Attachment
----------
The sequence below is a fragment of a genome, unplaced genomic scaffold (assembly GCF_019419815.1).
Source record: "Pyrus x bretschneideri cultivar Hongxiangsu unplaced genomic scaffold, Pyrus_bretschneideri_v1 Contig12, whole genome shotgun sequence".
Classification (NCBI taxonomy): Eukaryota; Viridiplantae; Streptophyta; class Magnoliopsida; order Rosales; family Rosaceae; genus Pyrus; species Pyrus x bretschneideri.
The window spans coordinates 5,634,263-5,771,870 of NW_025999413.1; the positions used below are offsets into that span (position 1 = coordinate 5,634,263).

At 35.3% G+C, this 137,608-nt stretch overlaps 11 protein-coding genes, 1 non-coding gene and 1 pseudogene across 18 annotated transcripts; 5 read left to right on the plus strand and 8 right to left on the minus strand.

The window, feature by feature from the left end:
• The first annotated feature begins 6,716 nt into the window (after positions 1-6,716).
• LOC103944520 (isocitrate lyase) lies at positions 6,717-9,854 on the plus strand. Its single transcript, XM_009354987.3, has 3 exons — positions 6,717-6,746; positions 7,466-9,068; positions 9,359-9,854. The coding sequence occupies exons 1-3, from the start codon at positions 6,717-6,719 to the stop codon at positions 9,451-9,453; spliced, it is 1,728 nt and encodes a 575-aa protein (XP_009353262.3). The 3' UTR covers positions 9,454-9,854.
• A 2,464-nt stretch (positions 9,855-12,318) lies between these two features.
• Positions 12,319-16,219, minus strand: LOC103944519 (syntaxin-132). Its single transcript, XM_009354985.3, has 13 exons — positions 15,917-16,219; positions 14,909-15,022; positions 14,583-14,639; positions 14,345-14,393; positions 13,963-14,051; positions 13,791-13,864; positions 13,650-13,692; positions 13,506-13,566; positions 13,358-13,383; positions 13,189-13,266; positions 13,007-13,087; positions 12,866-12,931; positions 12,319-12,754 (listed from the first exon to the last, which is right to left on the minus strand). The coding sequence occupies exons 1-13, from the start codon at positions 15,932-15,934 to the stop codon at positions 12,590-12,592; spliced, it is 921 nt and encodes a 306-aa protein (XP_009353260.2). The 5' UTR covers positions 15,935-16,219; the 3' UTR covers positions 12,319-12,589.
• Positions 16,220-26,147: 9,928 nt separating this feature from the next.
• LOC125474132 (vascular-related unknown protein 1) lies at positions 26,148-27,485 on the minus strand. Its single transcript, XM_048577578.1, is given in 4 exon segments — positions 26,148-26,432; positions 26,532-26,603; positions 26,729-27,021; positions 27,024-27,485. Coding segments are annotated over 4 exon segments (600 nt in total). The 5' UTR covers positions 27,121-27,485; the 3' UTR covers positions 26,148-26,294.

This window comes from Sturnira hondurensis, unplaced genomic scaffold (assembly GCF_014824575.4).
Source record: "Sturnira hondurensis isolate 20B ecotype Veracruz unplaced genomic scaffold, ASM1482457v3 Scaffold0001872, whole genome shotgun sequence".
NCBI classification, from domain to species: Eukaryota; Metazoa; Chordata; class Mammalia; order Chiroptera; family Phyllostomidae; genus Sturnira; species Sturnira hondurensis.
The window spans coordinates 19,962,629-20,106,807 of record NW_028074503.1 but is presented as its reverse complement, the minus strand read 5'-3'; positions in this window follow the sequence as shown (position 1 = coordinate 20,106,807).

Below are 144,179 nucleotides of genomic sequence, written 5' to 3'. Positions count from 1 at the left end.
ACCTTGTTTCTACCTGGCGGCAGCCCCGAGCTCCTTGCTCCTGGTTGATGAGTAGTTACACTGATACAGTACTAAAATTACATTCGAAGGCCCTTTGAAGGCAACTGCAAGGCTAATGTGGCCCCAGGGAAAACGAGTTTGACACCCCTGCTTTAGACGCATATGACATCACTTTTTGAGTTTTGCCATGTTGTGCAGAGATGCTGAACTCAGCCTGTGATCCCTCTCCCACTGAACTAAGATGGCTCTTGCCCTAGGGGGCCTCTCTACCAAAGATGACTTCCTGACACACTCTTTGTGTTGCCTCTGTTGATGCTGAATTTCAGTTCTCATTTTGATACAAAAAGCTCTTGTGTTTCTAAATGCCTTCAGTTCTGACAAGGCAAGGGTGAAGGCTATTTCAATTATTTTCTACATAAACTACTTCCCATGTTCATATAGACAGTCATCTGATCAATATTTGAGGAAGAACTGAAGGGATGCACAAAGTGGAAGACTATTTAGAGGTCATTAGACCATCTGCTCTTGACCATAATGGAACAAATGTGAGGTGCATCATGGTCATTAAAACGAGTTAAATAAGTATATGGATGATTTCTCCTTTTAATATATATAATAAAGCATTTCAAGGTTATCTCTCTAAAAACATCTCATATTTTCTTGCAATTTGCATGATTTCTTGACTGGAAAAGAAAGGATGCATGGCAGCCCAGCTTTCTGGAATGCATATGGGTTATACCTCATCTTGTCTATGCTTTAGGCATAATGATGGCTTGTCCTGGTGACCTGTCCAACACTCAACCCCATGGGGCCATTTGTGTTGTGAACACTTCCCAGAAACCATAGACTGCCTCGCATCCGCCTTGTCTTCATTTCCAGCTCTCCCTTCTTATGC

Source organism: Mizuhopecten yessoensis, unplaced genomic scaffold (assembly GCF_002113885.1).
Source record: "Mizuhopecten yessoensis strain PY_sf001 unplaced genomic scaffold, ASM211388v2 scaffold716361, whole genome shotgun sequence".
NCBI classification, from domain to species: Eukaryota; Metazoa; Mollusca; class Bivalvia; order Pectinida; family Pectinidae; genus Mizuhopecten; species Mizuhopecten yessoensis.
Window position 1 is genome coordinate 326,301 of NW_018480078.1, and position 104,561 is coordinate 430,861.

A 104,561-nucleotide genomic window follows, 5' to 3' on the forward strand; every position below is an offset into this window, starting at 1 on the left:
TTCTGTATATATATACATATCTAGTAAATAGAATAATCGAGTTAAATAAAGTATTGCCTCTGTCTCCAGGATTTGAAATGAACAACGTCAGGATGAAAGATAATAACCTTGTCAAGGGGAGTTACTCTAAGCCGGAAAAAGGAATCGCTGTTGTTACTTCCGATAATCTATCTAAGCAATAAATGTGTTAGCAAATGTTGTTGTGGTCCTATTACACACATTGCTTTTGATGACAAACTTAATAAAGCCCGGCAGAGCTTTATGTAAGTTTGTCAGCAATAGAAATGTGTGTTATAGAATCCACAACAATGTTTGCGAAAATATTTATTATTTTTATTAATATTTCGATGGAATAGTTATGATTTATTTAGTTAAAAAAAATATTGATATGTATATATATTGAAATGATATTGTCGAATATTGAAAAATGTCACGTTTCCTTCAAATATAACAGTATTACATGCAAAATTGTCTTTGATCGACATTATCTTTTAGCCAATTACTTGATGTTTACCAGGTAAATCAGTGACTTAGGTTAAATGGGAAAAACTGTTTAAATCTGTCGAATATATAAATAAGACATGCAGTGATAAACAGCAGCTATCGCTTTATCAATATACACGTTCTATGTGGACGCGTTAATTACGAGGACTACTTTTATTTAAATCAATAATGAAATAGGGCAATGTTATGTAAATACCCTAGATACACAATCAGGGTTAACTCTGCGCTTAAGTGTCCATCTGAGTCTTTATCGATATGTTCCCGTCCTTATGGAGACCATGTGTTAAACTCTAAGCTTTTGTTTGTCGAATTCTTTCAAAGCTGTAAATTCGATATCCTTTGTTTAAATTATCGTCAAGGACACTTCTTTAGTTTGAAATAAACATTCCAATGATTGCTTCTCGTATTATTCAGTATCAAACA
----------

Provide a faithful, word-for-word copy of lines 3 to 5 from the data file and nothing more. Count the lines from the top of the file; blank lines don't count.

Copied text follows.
Classification (NCBI taxonomy): Eukaryota; Viridiplantae; Streptophyta; class Magnoliopsida; order Rosales; family Rosaceae; genus Pyrus; species Pyrus x bretschneideri.
The window spans coordinates 5,634,263-5,771,870 of NW_025999413.1; the positions used below are offsets into that span (position 1 = coordinate 5,634,263).

At 35.3% G+C, this 137,608-nt stretch overlaps 11 protein-coding genes, 1 non-coding gene and 1 pseudogene across 18 annotated transcripts; 5 read left to right on the plus strand and 8 right to left on the minus strand.